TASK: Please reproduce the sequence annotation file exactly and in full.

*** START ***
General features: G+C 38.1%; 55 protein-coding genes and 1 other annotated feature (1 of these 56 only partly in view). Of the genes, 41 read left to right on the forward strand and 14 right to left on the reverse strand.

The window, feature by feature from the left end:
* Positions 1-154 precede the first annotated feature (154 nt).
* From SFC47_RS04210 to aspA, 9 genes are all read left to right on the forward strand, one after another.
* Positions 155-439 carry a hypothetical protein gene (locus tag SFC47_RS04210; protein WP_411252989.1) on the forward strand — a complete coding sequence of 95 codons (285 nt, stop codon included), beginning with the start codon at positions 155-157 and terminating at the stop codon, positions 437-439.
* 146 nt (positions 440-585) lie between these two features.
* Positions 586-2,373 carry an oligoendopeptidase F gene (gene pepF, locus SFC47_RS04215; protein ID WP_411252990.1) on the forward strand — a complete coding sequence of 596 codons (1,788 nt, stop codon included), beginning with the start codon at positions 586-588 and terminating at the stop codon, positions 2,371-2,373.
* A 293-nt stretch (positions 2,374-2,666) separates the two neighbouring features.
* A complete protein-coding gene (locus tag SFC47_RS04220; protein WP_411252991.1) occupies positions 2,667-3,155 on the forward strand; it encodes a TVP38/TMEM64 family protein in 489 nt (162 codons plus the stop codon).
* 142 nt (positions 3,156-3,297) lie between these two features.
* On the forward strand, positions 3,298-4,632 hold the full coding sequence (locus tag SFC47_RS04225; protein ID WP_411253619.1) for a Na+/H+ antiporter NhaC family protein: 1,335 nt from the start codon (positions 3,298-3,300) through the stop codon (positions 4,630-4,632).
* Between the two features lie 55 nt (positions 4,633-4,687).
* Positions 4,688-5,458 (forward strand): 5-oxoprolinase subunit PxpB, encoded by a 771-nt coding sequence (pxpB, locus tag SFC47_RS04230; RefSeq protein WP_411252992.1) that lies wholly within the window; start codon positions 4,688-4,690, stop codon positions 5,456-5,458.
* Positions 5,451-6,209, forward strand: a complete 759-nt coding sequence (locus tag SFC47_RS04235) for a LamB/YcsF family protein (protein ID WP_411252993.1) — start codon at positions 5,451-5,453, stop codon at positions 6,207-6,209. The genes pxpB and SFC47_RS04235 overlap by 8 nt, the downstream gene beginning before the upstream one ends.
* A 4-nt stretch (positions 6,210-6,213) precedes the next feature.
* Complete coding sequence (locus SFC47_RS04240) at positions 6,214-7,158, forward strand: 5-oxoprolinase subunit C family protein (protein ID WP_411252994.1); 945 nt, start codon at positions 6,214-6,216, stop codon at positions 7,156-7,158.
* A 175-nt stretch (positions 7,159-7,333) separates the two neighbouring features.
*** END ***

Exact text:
General features: G+C 38.1%; 55 protein-coding genes and 1 other annotated feature (1 of these 56 only partly in view). Of the genes, 41 read left to right on the forward strand and 14 right to left on the reverse strand.

The window, feature by feature from the left end:
* Positions 1-154 precede the first annotated feature (154 nt).
* From SFC47_RS04210 to aspA, 9 genes are all read left to right on the forward strand, one after another.
* Positions 155-439 carry a hypothetical protein gene (locus tag SFC47_RS04210; protein WP_411252989.1) on the forward strand — a complete coding sequence of 95 codons (285 nt, stop codon included), beginning with the start codon at positions 155-157 and terminating at the stop codon, positions 437-439.
* 146 nt (positions 440-585) lie between these two features.
* Positions 586-2,373 carry an oligoendopeptidase F gene (gene pepF, locus SFC47_RS04215; protein ID WP_411252990.1) on the forward strand — a complete coding sequence of 596 codons (1,788 nt, stop codon included), beginning with the start codon at positions 586-588 and terminating at the stop codon, positions 2,371-2,373.
* A 293-nt stretch (positions 2,374-2,666) separates the two neighbouring features.
* A complete protein-coding gene (locus tag SFC47_RS04220; protein WP_411252991.1) occupies positions 2,667-3,155 on the forward strand; it encodes a TVP38/TMEM64 family protein in 489 nt (162 codons plus the stop codon).
* 142 nt (positions 3,156-3,297) lie between these two features.
* On the forward strand, positions 3,298-4,632 hold the full coding sequence (locus tag SFC47_RS04225; protein ID WP_411253619.1) for a Na+/H+ antiporter NhaC family protein: 1,335 nt from the start codon (positions 3,298-3,300) through the stop codon (positions 4,630-4,632).
* Between the two features lie 55 nt (positions 4,633-4,687).
* Positions 4,688-5,458 (forward strand): 5-oxoprolinase subunit PxpB, encoded by a 771-nt coding sequence (pxpB, locus tag SFC47_RS04230; RefSeq protein WP_411252992.1) that lies wholly within the window; start codon positions 4,688-4,690, stop codon positions 5,456-5,458.
* Positions 5,451-6,209, forward strand: a complete 759-nt coding sequence (locus tag SFC47_RS04235) for a LamB/YcsF family protein (protein ID WP_411252993.1) — start codon at positions 5,451-5,453, stop codon at positions 6,207-6,209. The genes pxpB and SFC47_RS04235 overlap by 8 nt, the downstream gene beginning before the upstream one ends.
* A 4-nt stretch (positions 6,210-6,213) precedes the next feature.
* Complete coding sequence (locus SFC47_RS04240) at positions 6,214-7,158, forward strand: 5-oxoprolinase subunit C family protein (protein ID WP_411252994.1); 945 nt, start codon at positions 6,214-6,216, stop codon at positions 7,156-7,158.
* A 175-nt stretch (positions 7,159-7,333) separates the two neighbouring features.